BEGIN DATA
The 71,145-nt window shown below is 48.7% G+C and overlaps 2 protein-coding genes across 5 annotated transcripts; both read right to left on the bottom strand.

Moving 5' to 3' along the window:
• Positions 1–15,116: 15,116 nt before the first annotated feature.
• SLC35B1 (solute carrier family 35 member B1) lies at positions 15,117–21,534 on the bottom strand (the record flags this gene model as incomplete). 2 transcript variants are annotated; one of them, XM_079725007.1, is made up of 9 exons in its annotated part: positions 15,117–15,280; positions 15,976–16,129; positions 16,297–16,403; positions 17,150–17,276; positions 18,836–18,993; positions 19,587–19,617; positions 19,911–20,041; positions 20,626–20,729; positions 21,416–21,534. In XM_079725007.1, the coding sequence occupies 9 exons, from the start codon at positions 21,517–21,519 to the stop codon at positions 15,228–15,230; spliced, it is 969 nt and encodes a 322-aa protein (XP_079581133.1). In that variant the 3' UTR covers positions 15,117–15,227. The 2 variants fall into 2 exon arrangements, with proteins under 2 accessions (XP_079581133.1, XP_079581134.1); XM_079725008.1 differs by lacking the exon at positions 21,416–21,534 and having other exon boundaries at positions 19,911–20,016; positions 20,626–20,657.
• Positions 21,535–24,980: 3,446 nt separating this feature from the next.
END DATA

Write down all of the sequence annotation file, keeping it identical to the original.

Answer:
The 71,145-nt window shown below is 48.7% G+C and overlaps 2 protein-coding genes across 5 annotated transcripts; both read right to left on the bottom strand.

Moving 5' to 3' along the window:
• Positions 1–15,116: 15,116 nt before the first annotated feature.
• SLC35B1 (solute carrier family 35 member B1) lies at positions 15,117–21,534 on the bottom strand (the record flags this gene model as incomplete). 2 transcript variants are annotated; one of them, XM_079725007.1, is made up of 9 exons in its annotated part: positions 15,117–15,280; positions 15,976–16,129; positions 16,297–16,403; positions 17,150–17,276; positions 18,836–18,993; positions 19,587–19,617; positions 19,911–20,041; positions 20,626–20,729; positions 21,416–21,534. In XM_079725007.1, the coding sequence occupies 9 exons, from the start codon at positions 21,517–21,519 to the stop codon at positions 15,228–15,230; spliced, it is 969 nt and encodes a 322-aa protein (XP_079581133.1). In that variant the 3' UTR covers positions 15,117–15,227. The 2 variants fall into 2 exon arrangements, with proteins under 2 accessions (XP_079581133.1, XP_079581134.1); XM_079725008.1 differs by lacking the exon at positions 21,416–21,534 and having other exon boundaries at positions 19,911–20,016; positions 20,626–20,657.
• Positions 21,535–24,980: 3,446 nt separating this feature from the next.